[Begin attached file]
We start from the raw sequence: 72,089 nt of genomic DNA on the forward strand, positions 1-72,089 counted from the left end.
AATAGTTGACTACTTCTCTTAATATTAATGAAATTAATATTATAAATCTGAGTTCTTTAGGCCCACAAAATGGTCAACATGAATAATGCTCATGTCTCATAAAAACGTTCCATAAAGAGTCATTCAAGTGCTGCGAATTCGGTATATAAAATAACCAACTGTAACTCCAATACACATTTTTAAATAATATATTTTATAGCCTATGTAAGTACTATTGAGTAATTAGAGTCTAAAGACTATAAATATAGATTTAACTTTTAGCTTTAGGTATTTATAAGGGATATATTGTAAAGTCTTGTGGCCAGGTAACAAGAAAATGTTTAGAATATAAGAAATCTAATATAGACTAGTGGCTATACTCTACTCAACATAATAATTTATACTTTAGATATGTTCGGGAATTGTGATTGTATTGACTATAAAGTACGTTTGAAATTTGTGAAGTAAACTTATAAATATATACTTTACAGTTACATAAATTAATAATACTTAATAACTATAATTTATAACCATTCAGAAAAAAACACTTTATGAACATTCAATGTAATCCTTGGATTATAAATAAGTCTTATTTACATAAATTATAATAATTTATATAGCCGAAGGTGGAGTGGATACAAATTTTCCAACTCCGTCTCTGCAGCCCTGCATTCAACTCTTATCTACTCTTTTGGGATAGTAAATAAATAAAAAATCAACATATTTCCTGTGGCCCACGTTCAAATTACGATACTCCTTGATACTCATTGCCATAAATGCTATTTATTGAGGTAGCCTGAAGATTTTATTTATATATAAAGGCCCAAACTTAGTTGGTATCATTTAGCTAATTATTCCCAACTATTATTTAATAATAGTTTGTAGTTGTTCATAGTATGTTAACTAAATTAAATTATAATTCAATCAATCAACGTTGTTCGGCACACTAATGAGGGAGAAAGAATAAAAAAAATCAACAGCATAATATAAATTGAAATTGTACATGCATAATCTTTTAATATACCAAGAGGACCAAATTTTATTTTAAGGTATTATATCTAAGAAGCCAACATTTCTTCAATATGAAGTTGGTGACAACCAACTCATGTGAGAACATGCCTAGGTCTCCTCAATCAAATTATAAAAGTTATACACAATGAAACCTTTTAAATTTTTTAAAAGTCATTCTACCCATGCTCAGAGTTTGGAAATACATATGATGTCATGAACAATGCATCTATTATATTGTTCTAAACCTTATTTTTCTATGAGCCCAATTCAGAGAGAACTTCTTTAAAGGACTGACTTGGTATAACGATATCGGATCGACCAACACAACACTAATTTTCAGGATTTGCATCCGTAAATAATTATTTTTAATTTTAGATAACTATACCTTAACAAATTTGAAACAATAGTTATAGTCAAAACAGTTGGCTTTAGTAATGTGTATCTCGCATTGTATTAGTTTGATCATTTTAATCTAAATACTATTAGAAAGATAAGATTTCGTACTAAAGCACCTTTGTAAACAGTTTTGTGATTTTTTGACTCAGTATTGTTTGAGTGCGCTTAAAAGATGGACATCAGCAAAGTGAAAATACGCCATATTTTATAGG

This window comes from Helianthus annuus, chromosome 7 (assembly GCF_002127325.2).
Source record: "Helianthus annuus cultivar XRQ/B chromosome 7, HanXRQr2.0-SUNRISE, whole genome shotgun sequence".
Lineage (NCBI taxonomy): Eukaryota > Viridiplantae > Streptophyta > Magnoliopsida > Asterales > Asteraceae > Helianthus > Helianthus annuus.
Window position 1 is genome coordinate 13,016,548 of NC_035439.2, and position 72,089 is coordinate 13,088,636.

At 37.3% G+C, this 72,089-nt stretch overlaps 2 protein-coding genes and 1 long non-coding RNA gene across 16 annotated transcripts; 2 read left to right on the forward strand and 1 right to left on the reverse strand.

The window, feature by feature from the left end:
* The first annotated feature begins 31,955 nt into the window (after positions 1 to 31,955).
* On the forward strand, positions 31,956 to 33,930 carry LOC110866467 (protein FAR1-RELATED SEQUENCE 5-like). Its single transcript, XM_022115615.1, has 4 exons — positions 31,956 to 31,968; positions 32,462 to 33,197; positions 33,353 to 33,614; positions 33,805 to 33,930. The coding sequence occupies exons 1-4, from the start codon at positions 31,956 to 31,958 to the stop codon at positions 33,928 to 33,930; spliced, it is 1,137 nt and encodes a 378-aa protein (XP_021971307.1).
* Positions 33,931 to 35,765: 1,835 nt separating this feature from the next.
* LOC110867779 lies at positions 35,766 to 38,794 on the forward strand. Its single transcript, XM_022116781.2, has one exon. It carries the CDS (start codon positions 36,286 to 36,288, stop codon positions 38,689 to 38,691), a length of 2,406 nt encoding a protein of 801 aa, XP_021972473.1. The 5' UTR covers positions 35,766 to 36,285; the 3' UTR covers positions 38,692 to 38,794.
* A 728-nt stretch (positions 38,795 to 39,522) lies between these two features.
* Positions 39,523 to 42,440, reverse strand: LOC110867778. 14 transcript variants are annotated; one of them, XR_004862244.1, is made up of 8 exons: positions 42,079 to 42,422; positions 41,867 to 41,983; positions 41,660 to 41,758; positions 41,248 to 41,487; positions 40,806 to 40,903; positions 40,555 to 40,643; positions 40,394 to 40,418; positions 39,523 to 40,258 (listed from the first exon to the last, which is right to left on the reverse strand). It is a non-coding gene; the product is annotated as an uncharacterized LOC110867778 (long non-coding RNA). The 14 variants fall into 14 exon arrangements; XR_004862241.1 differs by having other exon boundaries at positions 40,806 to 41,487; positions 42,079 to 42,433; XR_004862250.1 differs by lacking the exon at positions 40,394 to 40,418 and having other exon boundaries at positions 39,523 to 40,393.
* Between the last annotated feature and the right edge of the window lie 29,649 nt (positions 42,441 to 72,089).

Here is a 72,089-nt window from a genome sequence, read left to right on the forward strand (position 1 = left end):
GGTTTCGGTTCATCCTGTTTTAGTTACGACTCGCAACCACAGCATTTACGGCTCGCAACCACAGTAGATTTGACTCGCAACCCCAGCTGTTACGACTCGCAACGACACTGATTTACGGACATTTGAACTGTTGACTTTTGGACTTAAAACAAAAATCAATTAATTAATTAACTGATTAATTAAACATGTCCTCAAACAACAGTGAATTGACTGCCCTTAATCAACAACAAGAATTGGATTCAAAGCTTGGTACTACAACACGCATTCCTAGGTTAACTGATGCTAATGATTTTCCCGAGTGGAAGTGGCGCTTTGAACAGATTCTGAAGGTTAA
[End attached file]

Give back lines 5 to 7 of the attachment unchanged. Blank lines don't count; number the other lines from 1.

Lineage (NCBI taxonomy): Eukaryota > Viridiplantae > Streptophyta > Magnoliopsida > Asterales > Asteraceae > Helianthus > Helianthus annuus.
Window position 1 is genome coordinate 13,016,548 of NC_035439.2, and position 72,089 is coordinate 13,088,636.

At 37.3% G+C, this 72,089-nt stretch overlaps 2 protein-coding genes and 1 long non-coding RNA gene across 16 annotated transcripts; 2 read left to right on the forward strand and 1 right to left on the reverse strand.